White Evangelicals and the Civil Rights Movement: There’s Still More to Know

White evangelicalism’s failure to support the civil rights movement during the 1960s is well-known. It’s an old story that has grown stale with the telling. As scholars and white evangelicals themselves have repeated it, the story has become encrusted in myth. Because finding examples of racism among white evangelicals in the 1960s is like shooting fish in a barrel, we might think that:

–There was no significant diversity of thought about the civil rights movement within white evangelicalism.

–Most white evangelicals weren’t exposed to evangelical alternatives and so, in a sense, didn’t know better.

–At some point after the fact, white evangelicals realized they had failed to act justly during the civil rights movement.

While there is a measure of truth to these ideas, added together they amount to a very misleading picture of white evangelicalism in this period. In fact, I would argue the inverse of these propositions is closer to the truth. If you’ve read David Swartz’s work on the evangelical left, you already have some sense of this.

What’s more striking to me is that you didn’t have to be a member of the evangelical left to be exposed to, or even espouse, pro-civil rights movement ideas. When I look at white evangelical publications of the 1960s, what jumps out at me is the pervasiveness of the white evangelical self-critique on questions of race and civil rights. In other words, rather than realizing after the fact that they had done wrong, white evangelicals were warning each other as events unfolded that they were losing credibility and failing to live out their beliefs.

Any white evangelical who was moderately engaged with evangelical debates of the time as expressed through evangelical publications would have been exposed to this critique. Even if they only read Christianity Today, they would have at least seen letters to the editor calling white evangelicals to repentance. And CT is not an adequate stand-in for the entirety of white evangelicalism. At the local level, students newspapers at white evangelical colleges often took much more aggressive pro-civil rights stances. At many white evangelical colleges, the predominant tone of their civil rights coverage was self-flagellation, lamenting the sins of white Christians.

And then there are national publications like Eternity magazine. It’s true that its circulation was smaller than Christianity Today’s, but it was no less evangelical, and it was more willing to call white evangelicals to task for the sin of racial injustice. What probably set Eternity apart from CT more than anything was the relative frequency with which it published black authors. The readers of Eternity were not of the left. They were conservative evangelicals. And they were hearing white evangelical self-criticism and black evangelical perspectives.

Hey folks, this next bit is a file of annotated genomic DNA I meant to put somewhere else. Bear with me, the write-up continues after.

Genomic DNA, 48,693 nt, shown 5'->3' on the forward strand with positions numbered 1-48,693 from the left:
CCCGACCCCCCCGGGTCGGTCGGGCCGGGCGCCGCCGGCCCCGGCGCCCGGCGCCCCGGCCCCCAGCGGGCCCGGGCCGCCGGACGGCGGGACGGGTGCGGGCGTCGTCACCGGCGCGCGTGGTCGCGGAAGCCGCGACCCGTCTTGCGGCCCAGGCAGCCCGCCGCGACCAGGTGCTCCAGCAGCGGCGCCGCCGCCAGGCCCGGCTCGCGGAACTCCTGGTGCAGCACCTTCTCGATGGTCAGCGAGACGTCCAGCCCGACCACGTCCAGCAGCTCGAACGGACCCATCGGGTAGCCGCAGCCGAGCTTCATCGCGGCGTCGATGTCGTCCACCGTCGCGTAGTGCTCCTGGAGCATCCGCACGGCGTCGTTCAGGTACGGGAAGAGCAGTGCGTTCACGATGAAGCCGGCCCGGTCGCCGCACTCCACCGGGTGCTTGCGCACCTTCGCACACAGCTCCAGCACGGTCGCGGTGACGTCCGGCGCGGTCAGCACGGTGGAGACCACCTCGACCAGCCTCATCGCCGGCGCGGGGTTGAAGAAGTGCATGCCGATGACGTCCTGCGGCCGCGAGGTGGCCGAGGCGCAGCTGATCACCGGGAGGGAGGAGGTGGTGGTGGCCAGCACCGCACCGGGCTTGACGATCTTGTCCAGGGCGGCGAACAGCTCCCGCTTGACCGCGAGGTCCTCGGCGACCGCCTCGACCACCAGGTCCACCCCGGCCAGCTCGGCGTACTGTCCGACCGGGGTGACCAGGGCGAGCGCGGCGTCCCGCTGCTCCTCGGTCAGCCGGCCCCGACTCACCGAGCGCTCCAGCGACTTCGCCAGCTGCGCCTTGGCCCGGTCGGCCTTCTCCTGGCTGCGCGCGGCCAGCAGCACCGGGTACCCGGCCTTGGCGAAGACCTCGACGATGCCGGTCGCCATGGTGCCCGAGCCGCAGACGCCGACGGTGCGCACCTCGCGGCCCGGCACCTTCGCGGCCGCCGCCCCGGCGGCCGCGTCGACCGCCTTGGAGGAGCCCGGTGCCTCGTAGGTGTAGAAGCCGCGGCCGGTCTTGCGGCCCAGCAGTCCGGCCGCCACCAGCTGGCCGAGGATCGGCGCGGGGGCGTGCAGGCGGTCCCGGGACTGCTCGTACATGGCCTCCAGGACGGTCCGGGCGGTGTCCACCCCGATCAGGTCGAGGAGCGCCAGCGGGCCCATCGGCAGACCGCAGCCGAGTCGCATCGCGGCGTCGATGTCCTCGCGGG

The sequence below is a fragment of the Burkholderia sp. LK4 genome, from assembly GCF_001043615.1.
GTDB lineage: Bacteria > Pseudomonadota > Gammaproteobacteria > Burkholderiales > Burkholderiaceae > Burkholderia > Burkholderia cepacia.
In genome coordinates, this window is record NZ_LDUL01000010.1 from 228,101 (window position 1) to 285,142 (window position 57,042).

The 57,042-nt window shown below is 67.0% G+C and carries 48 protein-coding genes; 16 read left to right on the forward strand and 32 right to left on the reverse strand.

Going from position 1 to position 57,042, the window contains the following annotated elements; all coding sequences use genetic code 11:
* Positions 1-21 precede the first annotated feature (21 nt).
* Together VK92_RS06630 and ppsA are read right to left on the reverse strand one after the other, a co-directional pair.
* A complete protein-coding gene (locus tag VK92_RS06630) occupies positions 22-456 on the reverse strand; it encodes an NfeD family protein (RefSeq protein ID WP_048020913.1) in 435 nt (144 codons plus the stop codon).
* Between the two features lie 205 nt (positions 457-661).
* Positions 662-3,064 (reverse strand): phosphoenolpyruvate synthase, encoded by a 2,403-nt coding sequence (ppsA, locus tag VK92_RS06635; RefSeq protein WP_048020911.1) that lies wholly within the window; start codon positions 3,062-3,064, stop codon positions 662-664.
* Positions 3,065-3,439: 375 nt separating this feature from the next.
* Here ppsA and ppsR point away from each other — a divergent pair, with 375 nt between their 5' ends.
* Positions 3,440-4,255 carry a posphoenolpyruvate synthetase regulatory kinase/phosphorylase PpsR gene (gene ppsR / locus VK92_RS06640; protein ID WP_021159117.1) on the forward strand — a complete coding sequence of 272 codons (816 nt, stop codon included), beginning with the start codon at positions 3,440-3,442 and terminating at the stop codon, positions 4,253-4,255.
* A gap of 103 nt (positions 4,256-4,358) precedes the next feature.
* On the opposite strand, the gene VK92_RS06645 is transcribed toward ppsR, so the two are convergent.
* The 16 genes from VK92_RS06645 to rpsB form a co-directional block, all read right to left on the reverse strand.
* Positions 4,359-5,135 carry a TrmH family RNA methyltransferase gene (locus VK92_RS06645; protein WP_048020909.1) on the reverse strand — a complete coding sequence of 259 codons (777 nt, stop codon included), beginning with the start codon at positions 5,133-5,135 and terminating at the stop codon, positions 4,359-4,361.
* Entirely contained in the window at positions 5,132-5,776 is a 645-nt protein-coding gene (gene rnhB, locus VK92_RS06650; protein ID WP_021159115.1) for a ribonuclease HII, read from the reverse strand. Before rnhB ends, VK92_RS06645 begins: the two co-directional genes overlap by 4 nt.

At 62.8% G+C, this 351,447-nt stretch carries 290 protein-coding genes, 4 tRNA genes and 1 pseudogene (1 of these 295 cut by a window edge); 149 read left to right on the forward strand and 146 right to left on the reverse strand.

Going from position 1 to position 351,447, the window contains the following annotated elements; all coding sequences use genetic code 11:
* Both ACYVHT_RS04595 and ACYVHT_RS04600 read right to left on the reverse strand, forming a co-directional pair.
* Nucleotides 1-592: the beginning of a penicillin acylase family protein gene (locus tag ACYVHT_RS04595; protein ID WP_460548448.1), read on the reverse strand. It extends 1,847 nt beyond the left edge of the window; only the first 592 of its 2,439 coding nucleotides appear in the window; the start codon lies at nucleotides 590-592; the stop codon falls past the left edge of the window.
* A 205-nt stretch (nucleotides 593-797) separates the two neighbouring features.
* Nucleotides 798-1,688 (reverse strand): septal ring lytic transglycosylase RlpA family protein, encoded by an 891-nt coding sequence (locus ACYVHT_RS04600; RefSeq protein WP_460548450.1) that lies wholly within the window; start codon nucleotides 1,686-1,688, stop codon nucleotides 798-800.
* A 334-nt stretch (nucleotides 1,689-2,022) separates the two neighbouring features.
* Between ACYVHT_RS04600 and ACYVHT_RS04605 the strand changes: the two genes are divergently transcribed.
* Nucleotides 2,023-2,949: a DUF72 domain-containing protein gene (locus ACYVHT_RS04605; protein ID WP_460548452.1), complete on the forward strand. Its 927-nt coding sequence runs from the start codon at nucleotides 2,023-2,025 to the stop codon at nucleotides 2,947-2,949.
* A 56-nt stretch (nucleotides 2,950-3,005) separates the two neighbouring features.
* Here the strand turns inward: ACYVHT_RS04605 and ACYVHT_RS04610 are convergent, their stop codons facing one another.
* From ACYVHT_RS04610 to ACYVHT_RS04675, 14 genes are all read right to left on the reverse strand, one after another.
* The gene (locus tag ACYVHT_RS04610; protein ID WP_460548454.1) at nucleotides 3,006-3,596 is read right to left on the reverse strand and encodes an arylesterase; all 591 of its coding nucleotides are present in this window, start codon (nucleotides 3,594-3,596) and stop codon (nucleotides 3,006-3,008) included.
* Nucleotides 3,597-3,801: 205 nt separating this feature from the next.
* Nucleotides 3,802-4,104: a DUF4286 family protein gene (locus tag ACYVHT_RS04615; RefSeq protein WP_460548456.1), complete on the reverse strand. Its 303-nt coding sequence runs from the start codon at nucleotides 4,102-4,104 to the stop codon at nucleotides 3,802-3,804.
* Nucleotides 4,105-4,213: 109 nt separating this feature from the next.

race and the church

Eternity Magazine, November, 1961.

Let’s look at one example of white evangelical self-criticism. After Eternity published an article in the spring of 1964 about a Philadelphia church that had integrated (“The Case of the Color-Blind Church”), a reader wrote:

Here we are in Christian America in the year 1964 and because a white Christian Church has twenty Negro members it rates a story in one of our leading religious journals.

Why should there be anything so unusual about a church opening its doors to everybody? Well, it is unusual and this is our sin. If our churches were truly Christian all of them would welcome minorities.

Who is to blame that most of our evangelical churches are not interracial? We all are. Our Christian colleges, seminaries, and Bible schools have fallen down miserably. Our leaders are timid and silent. Some are uninformed moderates and some are actually segregationist in spirit if not in deed.

Take a long look at the Negro. He is a human being, he has an immortal soul, he is subject to the joys and sorrows of all mankind. In God’s sight he is as valued as every other human being.

But in so-called Christian America with its vast program of evangelism, missions, and institutionalism only a handful of churches welcome members of another race and color. And even less than handful actively participate in the Negro struggle for equality and justice.

What does our  Lord think of our blindness and neglect? At the Judgment Seat we shall surely get the answer. We will find that much of our vaunted spirituality and activity is “hay, wood, and stubble” and that in racial discrimination we revealed how shallow and fickle is our devotion to Jesus Christ and his plain commandments.

It is almost certainly too late to gain the Negro’s respect and confidence. But it is never too late to repent, to seek God’s forgiveness, and then to do His will even if this leads to many strange and painful paths of duty.

This is a good example of the white evangelical self-critique because the writer is insisting that racial justice was not only a complicated political question—as the moderates would have it—but actually cut so close to the heart of the Gospel that it affected one’s final and eternal judgment (in which any good evangelical believed). This was hard-hitting.

Ok, so there was diversity of thought. The harder question to begin to answer is this: if this self-critique was so widespread, why was it so impotent? (Or was it?) The white evangelical mainstream in the era of Black Lives Matter and Donald Trump does not exactly look like a religious movement that learned its lesson. On the other hand, much has changed. I’m still puzzling this out.

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